“Time for this cat to be put out.”
The original Cat Run was an unexpected pleasure, lifted far above its expected delivery of slick, vapid entertainment by Janet McTeer’s wonderful turn as polite hitwoman Helen Bingham. The sequel lacks McTeer and it’s no surprise that this time, it is no more than slick, vapid entertainment. Leads Anthony (Mechlowicz) and Julian (McAuley) are back, still dabbling in private eye work, and end up in New Orleans after Julian’s cousin, a soldier, is involved in a strange incident at an army research base. Two hookers, brought in for the pleasure of the officers, turn out to be on a mission to steal secret blueprints: one is gunned down, but the other, Tatiana (Zoli) escapes, and a cover-up is instigated by the military. The more our heroes dig, the worse things get, as they attract the attention of the criminal cartel behind Tatiana, led by Hannah Wollcroft (Branch).
Unfortunately, the makers retained the most irritating part of the original – the two main characters, who remain as blandly irritating as they were previously, delivering the sort of witty banter between friends which only occurs in movies like this. To little or no purpose, they also lob in a meandering, weak subplot about Anthony opening a restaurant and needing to find his inner soul in order to win a televised cooking contest. I’d rather have had more sequences of naked, cybernetically-enhanced Eastern European assassins kicking ass: while your mileage may vary, I suspect I’m not alone there. Zoli does her best, yet is certainly well short of McTeer, even if the script tries to give her the same kind of character arc, and the story does provide her character with a spot more background then usual. Then, at the end, for some reason the script decides it wants to be Iron Man. I’m sure there’s a world in which that story decision made sense.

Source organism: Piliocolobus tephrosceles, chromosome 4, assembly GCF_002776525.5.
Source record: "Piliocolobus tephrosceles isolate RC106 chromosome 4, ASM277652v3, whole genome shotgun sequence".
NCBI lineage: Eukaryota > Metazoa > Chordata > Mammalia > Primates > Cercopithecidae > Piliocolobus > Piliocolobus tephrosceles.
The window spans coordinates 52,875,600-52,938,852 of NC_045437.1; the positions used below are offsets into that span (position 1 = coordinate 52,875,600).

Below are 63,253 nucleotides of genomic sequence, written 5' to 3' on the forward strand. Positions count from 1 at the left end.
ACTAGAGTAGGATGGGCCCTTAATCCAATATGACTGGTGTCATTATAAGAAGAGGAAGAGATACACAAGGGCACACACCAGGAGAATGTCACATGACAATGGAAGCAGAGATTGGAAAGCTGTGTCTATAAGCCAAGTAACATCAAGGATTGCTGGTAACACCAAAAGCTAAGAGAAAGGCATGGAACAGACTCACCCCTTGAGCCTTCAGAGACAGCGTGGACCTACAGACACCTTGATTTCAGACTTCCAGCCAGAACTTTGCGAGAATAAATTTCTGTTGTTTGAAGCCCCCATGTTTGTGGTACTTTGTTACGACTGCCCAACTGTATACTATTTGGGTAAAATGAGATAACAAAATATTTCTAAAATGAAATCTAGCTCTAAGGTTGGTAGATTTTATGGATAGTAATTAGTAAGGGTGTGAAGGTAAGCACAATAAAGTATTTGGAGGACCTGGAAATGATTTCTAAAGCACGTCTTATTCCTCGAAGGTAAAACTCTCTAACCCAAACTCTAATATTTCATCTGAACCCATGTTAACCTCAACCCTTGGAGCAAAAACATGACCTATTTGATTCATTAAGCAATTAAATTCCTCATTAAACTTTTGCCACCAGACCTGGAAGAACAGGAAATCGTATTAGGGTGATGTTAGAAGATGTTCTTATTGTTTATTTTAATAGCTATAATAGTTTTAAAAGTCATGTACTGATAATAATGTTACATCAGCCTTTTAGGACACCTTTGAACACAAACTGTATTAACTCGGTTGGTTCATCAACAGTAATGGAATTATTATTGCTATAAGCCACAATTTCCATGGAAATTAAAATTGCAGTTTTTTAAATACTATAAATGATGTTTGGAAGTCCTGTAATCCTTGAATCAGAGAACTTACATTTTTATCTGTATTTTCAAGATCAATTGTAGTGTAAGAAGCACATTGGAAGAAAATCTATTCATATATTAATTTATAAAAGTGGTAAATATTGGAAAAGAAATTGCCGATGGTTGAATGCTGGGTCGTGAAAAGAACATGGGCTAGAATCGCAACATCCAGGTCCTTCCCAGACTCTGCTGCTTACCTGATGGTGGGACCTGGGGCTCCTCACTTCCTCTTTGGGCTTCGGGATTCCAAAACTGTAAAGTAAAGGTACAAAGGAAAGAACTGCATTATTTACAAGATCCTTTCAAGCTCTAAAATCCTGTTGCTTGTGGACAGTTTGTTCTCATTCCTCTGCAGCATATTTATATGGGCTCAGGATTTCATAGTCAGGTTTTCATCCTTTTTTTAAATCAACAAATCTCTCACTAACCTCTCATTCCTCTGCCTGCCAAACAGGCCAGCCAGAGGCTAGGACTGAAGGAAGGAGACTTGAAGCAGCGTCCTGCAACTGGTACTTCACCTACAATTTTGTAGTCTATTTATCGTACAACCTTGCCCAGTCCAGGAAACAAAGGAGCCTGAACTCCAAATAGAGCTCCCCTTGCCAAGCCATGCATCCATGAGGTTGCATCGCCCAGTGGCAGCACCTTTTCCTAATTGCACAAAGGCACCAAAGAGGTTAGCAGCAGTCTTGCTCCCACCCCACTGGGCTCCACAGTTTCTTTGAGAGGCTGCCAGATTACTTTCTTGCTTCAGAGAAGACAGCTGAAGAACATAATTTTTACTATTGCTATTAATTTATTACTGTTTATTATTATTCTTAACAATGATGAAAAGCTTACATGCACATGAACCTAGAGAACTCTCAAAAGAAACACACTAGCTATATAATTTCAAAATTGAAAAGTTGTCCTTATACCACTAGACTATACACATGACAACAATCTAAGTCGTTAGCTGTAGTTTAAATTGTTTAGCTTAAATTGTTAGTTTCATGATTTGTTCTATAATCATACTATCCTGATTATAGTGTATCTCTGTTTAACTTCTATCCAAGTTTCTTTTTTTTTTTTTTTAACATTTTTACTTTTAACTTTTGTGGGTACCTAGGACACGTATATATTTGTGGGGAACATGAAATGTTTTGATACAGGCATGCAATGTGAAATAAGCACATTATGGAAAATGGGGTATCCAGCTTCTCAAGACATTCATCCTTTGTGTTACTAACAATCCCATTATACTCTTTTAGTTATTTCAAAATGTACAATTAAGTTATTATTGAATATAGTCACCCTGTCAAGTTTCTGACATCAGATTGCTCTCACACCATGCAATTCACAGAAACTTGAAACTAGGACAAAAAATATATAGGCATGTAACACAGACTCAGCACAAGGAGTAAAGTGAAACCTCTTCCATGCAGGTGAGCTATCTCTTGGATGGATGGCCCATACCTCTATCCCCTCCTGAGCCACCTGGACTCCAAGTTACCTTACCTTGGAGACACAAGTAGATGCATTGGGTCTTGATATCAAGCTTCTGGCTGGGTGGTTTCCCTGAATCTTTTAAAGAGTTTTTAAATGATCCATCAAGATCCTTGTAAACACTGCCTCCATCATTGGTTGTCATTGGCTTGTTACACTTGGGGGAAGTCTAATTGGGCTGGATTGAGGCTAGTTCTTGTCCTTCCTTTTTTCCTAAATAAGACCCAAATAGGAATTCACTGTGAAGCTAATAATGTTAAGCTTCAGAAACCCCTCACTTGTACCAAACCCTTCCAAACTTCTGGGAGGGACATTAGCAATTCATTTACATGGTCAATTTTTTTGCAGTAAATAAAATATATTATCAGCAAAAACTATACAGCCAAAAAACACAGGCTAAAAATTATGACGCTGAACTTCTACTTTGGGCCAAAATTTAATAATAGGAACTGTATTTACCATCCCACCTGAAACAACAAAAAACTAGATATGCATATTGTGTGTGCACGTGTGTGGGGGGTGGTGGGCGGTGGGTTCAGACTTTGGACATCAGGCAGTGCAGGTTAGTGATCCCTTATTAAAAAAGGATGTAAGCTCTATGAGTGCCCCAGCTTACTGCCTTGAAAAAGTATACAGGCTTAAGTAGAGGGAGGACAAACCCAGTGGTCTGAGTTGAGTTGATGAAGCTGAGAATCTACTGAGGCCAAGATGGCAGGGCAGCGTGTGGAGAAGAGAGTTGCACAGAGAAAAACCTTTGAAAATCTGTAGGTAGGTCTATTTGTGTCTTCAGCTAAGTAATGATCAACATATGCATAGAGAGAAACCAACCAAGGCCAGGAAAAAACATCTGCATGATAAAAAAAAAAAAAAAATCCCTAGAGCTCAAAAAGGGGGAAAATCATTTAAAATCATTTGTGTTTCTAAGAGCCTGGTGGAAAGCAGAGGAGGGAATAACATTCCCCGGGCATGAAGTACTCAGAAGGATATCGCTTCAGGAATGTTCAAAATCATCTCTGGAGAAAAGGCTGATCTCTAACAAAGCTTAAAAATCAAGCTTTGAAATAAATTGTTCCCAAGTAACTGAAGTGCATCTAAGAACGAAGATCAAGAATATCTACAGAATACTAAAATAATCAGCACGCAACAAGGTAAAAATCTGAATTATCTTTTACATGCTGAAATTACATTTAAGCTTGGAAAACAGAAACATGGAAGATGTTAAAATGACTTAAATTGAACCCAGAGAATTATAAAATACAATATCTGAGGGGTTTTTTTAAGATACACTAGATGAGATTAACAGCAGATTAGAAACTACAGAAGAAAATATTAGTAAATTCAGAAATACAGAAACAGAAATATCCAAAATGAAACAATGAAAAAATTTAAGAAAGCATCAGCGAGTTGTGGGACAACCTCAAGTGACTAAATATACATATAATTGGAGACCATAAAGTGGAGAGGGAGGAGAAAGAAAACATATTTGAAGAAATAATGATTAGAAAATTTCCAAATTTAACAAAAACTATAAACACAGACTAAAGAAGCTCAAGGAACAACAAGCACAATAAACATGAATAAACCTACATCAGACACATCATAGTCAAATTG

Still, there are moments which work, such as the the sequence where Tatiana has to take on a ninja posse while simultaneously distracting a guy she picked up speed-dating. It’s clear Stockwell has seen far too many badly-dubbed kung-fu flicks, and I’m right alongside him there. When it isn’t trying too hard, and the film is content to be that slick, vapid entertainment I mentioned, it’s fair enough, with some well-staged action such as a hovercraft chase through the bayou, and a solid sense of atmosphere and location, not present in the original. However, the absence of McTeer leaves a gaping hole, and helps explain why this is a significant step down in almost all other ways.
Dir: John Stockwell
Star: Scott Mechlowicz, Alphonso McAuley, Winter Ave Zoli, Vanessa Branch